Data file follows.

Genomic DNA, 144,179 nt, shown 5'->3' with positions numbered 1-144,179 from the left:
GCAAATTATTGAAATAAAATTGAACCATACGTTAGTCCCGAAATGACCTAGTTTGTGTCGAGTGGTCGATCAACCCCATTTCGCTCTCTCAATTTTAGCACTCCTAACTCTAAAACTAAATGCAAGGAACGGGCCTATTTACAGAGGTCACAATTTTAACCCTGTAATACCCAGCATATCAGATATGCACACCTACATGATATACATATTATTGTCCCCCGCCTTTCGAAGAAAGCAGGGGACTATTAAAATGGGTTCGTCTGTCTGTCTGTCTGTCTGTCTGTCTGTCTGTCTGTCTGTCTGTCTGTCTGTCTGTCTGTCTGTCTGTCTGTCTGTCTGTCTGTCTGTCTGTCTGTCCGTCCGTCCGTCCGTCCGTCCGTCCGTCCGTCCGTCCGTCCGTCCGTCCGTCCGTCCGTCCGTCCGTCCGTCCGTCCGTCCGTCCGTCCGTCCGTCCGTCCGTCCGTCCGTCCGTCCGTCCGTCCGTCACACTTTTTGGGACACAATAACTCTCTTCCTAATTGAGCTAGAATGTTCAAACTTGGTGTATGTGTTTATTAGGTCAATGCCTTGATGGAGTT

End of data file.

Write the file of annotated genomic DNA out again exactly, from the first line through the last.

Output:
Genomic DNA, 144,179 nt, shown 5'->3' with positions numbered 1-144,179 from the left:
GCAAATTATTGAAATAAAATTGAACCATACGTTAGTCCCGAAATGACCTAGTTTGTGTCGAGTGGTCGATCAACCCCATTTCGCTCTCTCAATTTTAGCACTCCTAACTCTAAAACTAAATGCAAGGAACGGGCCTATTTACAGAGGTCACAATTTTAACCCTGTAATACCCAGCATATCAGATATGCACACCTACATGATATACATATTATTGTCCCCCGCCTTTCGAAGAAAGCAGGGGACTATTAAAATGGGTTCGTCTGTCTGTCTGTCTGTCTGTCTGTCTGTCTGTCTGTCTGTCTGTCTGTCTGTCTGTCTGTCTGTCTGTCTGTCTGTCTGTCTGTCTGTCTGTCTGTCCGTCCGTCCGTCCGTCCGTCCGTCCGTCCGTCCGTCCGTCCGTCCGTCCGTCCGTCCGTCCGTCCGTCCGTCCGTCCGTCCGTCCGTCCGTCCGTCCGTCCGTCCGTCCGTCCGTCCGTCCGTCCGTCACACTTTTTGGGACACAATAACTCTCTTCCTAATTGAGCTAGAATGTTCAAACTTGGTGTATGTGTTTATTAGGTCAATGCCTTGATGGAGTT